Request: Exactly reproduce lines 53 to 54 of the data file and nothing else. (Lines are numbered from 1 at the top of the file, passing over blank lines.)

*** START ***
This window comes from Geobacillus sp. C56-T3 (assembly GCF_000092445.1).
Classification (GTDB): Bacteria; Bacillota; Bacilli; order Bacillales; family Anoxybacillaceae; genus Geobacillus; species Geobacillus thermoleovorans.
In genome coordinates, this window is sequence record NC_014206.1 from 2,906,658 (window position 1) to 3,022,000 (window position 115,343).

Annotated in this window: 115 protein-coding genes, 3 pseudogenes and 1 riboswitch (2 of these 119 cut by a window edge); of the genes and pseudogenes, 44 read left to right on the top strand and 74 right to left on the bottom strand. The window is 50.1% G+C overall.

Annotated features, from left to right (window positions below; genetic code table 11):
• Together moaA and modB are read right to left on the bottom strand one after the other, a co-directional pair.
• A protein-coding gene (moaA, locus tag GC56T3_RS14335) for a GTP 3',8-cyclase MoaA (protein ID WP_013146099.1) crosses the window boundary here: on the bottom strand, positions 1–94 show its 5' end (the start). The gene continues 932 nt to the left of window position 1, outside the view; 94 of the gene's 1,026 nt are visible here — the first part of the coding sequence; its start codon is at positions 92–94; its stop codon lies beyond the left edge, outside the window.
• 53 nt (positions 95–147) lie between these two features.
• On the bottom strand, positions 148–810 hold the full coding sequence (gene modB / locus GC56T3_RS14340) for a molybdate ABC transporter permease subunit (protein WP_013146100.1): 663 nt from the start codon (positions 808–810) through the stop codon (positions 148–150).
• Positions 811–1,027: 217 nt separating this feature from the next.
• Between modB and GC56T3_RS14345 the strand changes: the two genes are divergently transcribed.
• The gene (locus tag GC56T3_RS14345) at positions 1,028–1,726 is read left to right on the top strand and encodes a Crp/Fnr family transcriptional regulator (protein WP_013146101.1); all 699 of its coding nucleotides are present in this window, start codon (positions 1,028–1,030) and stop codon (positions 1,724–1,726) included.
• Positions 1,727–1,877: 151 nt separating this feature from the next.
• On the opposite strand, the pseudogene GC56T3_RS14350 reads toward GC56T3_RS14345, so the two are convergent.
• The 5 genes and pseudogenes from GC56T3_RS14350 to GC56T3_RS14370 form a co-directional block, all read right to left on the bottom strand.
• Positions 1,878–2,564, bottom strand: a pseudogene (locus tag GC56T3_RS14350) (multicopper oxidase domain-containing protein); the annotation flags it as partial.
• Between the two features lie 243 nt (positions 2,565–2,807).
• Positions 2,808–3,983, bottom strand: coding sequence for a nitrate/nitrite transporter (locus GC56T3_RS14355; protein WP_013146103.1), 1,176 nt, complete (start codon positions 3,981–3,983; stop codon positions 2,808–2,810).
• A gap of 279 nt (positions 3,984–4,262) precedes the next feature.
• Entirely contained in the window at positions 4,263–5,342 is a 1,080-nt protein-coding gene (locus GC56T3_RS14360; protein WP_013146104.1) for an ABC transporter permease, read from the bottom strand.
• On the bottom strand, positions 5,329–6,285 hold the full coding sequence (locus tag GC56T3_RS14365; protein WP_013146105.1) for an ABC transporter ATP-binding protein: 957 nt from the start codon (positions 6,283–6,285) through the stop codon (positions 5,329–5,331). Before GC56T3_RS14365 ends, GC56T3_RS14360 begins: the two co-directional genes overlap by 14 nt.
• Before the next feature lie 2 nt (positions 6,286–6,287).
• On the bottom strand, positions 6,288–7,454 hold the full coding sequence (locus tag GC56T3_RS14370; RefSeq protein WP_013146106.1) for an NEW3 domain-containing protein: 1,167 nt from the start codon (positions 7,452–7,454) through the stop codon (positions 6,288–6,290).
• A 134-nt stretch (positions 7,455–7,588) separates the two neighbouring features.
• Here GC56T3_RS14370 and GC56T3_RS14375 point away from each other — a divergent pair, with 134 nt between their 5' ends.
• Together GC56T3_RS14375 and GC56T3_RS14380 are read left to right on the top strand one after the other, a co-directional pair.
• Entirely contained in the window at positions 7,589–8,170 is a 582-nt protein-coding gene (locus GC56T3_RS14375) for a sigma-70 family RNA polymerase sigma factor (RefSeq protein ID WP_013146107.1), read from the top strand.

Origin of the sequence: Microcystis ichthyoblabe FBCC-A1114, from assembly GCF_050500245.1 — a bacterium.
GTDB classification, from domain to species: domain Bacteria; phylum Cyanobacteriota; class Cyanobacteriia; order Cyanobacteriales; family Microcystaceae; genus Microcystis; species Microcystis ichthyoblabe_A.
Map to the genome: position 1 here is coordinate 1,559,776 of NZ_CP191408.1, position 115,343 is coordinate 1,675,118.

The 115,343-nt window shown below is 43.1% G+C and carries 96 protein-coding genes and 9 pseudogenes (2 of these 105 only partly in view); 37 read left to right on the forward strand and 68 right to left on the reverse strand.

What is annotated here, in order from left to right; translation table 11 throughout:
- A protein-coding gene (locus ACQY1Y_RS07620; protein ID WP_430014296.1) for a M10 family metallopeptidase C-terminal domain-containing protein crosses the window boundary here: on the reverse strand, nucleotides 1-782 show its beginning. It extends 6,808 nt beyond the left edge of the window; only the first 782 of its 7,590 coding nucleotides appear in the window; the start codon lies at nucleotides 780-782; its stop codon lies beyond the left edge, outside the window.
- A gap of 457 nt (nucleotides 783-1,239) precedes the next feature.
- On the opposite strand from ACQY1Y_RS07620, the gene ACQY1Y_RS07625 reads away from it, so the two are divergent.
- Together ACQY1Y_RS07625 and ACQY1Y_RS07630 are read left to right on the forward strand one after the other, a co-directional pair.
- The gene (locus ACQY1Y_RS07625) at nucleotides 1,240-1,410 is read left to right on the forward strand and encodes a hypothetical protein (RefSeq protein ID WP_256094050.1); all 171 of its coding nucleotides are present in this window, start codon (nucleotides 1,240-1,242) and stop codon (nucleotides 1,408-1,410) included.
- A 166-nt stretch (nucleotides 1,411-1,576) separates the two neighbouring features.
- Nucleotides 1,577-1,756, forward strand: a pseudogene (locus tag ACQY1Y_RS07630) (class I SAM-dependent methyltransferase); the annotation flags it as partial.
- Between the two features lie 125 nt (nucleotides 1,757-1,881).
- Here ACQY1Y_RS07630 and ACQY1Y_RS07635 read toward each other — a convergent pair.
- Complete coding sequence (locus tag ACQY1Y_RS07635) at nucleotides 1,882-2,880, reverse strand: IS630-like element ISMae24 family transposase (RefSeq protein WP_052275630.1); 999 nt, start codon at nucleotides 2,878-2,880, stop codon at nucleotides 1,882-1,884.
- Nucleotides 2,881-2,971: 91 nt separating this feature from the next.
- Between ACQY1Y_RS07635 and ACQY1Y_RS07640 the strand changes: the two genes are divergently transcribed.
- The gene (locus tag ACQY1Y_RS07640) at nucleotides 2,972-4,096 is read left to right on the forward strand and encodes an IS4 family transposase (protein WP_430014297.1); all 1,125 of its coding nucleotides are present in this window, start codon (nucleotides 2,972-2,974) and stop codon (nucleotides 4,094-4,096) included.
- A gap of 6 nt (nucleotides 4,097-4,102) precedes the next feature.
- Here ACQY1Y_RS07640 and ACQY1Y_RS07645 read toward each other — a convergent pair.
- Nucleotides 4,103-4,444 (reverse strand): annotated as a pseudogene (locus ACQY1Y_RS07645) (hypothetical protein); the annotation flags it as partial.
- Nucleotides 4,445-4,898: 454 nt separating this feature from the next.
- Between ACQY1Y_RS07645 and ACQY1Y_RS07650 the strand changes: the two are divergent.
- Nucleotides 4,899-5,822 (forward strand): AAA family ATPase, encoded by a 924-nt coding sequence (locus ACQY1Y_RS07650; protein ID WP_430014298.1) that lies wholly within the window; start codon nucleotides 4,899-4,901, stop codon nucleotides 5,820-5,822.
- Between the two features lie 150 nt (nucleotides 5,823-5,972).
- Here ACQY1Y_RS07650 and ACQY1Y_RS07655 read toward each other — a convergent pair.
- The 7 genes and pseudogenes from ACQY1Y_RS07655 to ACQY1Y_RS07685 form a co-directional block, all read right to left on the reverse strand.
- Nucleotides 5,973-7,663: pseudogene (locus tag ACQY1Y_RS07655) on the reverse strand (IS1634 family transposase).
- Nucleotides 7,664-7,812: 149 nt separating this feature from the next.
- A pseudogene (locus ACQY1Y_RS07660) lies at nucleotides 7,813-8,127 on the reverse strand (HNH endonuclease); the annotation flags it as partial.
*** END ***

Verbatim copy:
- Here ACQY1Y_RS07650 and ACQY1Y_RS07655 read toward each other — a convergent pair.
- The 7 genes and pseudogenes from ACQY1Y_RS07655 to ACQY1Y_RS07685 form a co-directional block, all read right to left on the reverse strand.